The goal of enhancing the community’s digital literacy has led to an innovative maker space at the Lynn Valley Branch of the North Vancouver District Public Library. The StoryLab’s covid-delayed public debut allowed the library to seamlessly pivot to its pandemic programming, and now it is open for creating.
Evolution of storytelling and literacy
“The original goal was to launch in April of 2020,” said Maryann Kempthorne, manager of innovation and learning for the NVDPL. “But a silver lining was we had this space and resources to take the library digital [during the pandemic restrictions]. We had a studio that allowed us to continue our programs online.”
The new StoryLab facility is a new creativity and learning space. Essentially it is an audio-visual maker space stocked with computers, digitization equipment, an audio booth, and a film studio – complete with lights, mics, and a green screen. It’s a technology hub that builds on the North Shore’s tradition of storytelling, said Kempthorne.
“Maker spaces are a trend in libraries,” she explained. “We went with audiovisual instead of a sewing machine or 3D printer to suit the community. There is a lot of impact from the district and the shore that is visual and very media. We have North Shore Studios right here. We have an opportunity to influence storytelling in an audiovisual way.”
With a commitment to diversity and inclusion, the StoryLab is also an effort to support more people.
“Our library has a really strong background in creating readers,” said Kempthorne. “Literacy can be digital literacy – podcasting, film, green screen production.”
But more than that, the StoryLab is about meeting patrons where they are and helping them grow, she said.
“There are people who are not interested in our anchor services around print. We are able to reach them with content we make that is more accessible. Youth who can’t see themselves reflected in other services might see themselves in digital media learning. It also allows us to support multilingualism.”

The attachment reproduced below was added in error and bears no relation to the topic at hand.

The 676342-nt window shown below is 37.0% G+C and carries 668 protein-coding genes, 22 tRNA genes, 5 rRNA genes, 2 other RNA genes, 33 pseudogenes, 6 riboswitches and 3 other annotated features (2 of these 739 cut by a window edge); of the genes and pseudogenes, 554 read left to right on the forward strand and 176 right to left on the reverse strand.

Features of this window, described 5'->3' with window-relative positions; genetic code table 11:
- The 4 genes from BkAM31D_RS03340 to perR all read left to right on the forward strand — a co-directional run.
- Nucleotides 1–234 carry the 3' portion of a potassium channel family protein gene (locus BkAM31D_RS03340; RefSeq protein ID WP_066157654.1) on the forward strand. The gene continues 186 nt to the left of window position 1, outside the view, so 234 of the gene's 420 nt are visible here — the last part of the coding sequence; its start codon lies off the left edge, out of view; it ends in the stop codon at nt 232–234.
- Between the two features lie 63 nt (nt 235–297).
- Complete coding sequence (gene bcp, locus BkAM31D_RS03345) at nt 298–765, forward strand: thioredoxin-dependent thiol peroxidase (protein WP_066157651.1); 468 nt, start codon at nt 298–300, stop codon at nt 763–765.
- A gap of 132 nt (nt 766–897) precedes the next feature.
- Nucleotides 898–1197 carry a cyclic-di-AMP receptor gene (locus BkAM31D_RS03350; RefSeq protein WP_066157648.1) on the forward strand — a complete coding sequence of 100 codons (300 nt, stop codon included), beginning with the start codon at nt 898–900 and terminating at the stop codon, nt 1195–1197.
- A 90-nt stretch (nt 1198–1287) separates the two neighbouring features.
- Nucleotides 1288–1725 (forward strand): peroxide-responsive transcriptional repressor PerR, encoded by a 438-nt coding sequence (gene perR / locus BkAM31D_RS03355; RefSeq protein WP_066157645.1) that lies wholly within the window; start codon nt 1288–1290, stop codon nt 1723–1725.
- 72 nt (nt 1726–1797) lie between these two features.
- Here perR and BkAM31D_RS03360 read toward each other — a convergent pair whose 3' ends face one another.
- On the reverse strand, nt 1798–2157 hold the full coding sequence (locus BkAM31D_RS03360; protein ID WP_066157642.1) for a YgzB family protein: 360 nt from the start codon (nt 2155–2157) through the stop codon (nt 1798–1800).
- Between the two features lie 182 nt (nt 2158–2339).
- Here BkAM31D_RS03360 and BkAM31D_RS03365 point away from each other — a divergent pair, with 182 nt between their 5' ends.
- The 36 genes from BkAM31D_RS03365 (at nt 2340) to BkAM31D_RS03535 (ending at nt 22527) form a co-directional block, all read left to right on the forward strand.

When the StoryLab is not booked by the public, it is used by staff to enhance the digital collection, to run online programs and events, and to record audiobooks by patron request.
There are other practical uses for the space. In a pandemic world and the rise of video conferencing and digital connection, people without resources at home or the knowledge to participate can be helped by the StoryLab, said Kempthorne, giving the example of a senior needing to attend a virtual court hearing.
The original plan was to have a space where creators could come together to innovate. There is an entire room still on covid-hold that will host technology education sessions in the Digital Learning Lab. As the pandemic pivot continues the NVDPL has plans to host virtual sessions from expert creators, think filmmakers speaking in a similar way to an author talk.
In the short time, it has been open, the current vision of collaboration has shifted and is supporting creators, small businesses, and local organizations.
“One of the best examples is North Van Arts was completing one of their local videos and wanted to get people in to record in alternate languages.”
The space is also part of a larger collaborative North Shore vision between NVDPL, the North Vancouver City Library, and the West Vancouver Memorial Library as they all explore maker spaces and aim to provide complementary services with little duplication, said Kempthorne.
How it works
Users can now book the film studio, audio booth, computer stations, or digitization stations. Staff will have a quick consultation to see how much support a creator might need and offer reading materials, digital resources, or other prep materials to make their session a success. Users will need to utilize cloud file transfers or their own portable storage to save their projects and they are also welcome to bring in their own equipment.
Kempthorne is excited about the innovation opportunities the StoryLab will provide.
“We have an opportunity to attract and develop storytellers and digital media artists. Having more storytellers in residence at our local library is really exciting. One of the founding projects we did was for youth. Some of my podcasters we have now, came and attended when they were 12 – that’s the continuum of digital literacy and learning.”
This project is the first step in an evolving vision, said Kempthorne. Just as patrons can recommend books they can chat with and make requests with the digital services librarian to improve the space and further innovate.
Visit the Lynn Valley branch or its website to learn more.
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